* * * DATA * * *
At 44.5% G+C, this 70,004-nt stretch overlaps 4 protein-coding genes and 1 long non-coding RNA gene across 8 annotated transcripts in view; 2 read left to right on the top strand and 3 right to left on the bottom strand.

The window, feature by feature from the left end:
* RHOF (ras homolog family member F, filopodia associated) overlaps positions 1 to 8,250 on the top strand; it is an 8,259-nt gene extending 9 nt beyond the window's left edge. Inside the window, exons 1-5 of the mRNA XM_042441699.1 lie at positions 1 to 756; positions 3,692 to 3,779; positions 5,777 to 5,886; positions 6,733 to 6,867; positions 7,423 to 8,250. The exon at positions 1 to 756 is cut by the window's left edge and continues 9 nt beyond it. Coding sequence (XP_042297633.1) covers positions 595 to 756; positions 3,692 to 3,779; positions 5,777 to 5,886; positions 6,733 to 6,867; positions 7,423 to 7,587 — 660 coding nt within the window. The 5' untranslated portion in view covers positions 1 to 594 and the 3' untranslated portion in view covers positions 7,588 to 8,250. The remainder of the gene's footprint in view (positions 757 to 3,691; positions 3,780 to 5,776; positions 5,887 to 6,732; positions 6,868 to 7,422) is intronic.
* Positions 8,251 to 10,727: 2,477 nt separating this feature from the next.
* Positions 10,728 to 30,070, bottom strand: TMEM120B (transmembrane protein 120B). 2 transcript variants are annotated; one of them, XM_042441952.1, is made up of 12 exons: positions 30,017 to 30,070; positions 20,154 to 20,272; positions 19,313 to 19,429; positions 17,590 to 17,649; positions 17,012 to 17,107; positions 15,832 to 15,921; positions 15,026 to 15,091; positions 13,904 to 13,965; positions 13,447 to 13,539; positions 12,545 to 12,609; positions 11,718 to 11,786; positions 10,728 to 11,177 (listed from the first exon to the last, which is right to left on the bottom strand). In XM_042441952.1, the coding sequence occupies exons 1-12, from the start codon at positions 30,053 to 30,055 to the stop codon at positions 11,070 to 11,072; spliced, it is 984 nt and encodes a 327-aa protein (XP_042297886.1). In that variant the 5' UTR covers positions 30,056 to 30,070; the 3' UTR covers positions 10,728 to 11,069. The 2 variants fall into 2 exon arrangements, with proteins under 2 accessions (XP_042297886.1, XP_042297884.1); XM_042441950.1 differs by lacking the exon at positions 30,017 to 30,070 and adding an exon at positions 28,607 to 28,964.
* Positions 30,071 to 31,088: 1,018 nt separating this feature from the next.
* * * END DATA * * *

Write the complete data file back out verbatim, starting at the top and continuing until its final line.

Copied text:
At 44.5% G+C, this 70,004-nt stretch overlaps 4 protein-coding genes and 1 long non-coding RNA gene across 8 annotated transcripts in view; 2 read left to right on the top strand and 3 right to left on the bottom strand.

The window, feature by feature from the left end:
* RHOF (ras homolog family member F, filopodia associated) overlaps positions 1 to 8,250 on the top strand; it is an 8,259-nt gene extending 9 nt beyond the window's left edge. Inside the window, exons 1-5 of the mRNA XM_042441699.1 lie at positions 1 to 756; positions 3,692 to 3,779; positions 5,777 to 5,886; positions 6,733 to 6,867; positions 7,423 to 8,250. The exon at positions 1 to 756 is cut by the window's left edge and continues 9 nt beyond it. Coding sequence (XP_042297633.1) covers positions 595 to 756; positions 3,692 to 3,779; positions 5,777 to 5,886; positions 6,733 to 6,867; positions 7,423 to 7,587 — 660 coding nt within the window. The 5' untranslated portion in view covers positions 1 to 594 and the 3' untranslated portion in view covers positions 7,588 to 8,250. The remainder of the gene's footprint in view (positions 757 to 3,691; positions 3,780 to 5,776; positions 5,887 to 6,732; positions 6,868 to 7,422) is intronic.
* Positions 8,251 to 10,727: 2,477 nt separating this feature from the next.
* Positions 10,728 to 30,070, bottom strand: TMEM120B (transmembrane protein 120B). 2 transcript variants are annotated; one of them, XM_042441952.1, is made up of 12 exons: positions 30,017 to 30,070; positions 20,154 to 20,272; positions 19,313 to 19,429; positions 17,590 to 17,649; positions 17,012 to 17,107; positions 15,832 to 15,921; positions 15,026 to 15,091; positions 13,904 to 13,965; positions 13,447 to 13,539; positions 12,545 to 12,609; positions 11,718 to 11,786; positions 10,728 to 11,177 (listed from the first exon to the last, which is right to left on the bottom strand). In XM_042441952.1, the coding sequence occupies exons 1-12, from the start codon at positions 30,053 to 30,055 to the stop codon at positions 11,070 to 11,072; spliced, it is 984 nt and encodes a 327-aa protein (XP_042297886.1). In that variant the 5' UTR covers positions 30,056 to 30,070; the 3' UTR covers positions 10,728 to 11,069. The 2 variants fall into 2 exon arrangements, with proteins under 2 accessions (XP_042297886.1, XP_042297884.1); XM_042441950.1 differs by lacking the exon at positions 30,017 to 30,070 and adding an exon at positions 28,607 to 28,964.
* Positions 30,071 to 31,088: 1,018 nt separating this feature from the next.